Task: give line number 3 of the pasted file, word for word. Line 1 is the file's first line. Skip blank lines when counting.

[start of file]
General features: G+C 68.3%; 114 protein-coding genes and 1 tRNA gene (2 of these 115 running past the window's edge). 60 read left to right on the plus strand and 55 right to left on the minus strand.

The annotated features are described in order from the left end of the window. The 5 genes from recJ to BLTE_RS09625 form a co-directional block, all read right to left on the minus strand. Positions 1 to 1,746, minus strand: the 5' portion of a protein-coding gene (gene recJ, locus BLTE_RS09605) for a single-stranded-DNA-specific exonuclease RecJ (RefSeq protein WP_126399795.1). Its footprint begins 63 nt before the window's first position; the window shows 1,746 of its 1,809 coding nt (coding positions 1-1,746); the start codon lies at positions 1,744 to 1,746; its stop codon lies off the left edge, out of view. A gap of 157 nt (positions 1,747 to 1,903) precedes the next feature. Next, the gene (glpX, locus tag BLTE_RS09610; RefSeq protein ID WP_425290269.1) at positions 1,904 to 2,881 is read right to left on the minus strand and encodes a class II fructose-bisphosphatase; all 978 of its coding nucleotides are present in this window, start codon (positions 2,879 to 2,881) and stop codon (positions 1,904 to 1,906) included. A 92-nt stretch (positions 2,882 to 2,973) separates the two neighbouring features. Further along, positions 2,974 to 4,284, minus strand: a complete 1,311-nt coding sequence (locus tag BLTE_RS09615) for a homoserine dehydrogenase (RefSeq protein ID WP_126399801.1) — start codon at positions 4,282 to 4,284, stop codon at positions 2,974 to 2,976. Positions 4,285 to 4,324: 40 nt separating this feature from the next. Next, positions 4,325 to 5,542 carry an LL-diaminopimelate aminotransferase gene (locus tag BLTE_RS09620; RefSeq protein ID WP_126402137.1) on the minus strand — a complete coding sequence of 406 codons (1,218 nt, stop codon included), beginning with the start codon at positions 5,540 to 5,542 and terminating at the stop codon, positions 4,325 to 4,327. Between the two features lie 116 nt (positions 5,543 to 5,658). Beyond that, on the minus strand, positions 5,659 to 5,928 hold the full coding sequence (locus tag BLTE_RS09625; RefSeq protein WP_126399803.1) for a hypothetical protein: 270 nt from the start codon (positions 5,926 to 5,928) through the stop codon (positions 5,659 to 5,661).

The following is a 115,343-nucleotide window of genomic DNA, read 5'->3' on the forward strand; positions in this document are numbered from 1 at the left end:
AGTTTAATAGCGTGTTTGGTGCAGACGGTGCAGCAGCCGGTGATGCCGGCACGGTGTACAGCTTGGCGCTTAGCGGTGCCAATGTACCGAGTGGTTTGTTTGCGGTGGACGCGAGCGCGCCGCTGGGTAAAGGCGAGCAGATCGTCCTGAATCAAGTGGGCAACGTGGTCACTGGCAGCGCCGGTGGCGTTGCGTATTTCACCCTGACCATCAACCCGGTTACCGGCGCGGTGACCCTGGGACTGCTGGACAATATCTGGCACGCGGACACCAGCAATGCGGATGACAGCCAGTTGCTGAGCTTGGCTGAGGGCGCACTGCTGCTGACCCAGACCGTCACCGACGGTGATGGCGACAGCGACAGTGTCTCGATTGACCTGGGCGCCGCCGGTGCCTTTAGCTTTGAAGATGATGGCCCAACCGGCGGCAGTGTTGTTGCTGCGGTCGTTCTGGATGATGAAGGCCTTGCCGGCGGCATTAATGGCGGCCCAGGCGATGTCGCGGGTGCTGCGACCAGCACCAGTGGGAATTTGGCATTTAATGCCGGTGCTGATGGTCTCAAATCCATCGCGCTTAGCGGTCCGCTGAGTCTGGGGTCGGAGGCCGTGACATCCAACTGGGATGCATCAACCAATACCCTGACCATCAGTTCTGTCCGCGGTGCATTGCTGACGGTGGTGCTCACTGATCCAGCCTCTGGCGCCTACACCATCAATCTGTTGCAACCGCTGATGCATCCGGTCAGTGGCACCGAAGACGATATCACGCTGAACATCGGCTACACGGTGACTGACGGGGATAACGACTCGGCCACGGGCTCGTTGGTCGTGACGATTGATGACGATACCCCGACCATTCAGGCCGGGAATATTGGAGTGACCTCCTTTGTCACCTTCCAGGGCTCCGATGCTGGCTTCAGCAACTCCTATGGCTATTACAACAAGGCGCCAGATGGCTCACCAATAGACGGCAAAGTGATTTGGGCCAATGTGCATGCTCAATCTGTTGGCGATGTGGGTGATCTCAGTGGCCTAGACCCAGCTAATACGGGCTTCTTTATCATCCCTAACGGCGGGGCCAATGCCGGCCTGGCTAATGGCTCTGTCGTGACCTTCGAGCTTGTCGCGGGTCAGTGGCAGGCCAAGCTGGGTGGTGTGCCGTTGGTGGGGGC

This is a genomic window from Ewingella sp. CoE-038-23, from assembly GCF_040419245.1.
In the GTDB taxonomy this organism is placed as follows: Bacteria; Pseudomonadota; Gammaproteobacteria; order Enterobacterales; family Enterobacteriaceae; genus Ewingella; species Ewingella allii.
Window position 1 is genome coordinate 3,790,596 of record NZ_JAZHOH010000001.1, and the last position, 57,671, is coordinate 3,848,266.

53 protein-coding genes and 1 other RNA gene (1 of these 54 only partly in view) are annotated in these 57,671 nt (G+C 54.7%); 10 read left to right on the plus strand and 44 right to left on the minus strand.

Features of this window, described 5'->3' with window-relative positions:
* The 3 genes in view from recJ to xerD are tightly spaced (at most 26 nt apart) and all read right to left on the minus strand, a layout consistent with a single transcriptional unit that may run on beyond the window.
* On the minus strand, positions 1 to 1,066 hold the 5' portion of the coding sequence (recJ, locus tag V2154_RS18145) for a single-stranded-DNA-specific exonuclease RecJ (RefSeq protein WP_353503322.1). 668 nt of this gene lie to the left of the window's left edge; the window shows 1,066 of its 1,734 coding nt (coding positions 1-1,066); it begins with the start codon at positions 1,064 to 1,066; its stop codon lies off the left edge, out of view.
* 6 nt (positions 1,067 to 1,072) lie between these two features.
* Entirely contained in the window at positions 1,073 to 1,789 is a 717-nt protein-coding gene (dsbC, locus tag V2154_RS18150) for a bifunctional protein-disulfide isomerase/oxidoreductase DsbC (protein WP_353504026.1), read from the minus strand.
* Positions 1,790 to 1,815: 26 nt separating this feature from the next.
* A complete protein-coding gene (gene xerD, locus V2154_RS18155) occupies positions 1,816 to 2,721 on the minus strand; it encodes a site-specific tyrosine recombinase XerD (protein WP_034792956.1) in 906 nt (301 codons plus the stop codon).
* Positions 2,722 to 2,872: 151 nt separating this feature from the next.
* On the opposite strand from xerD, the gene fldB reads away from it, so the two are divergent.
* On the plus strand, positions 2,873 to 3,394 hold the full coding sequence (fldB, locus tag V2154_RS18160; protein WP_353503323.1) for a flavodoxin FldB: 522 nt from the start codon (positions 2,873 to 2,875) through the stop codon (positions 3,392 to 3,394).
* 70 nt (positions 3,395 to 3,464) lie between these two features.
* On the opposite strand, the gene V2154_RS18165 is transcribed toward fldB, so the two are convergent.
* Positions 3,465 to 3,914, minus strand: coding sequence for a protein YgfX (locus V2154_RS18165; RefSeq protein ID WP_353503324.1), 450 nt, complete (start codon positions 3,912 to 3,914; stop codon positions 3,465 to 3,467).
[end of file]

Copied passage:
The following is a 115,343-nucleotide window of genomic DNA, read 5'->3' on the forward strand; positions in this document are numbered from 1 at the left end: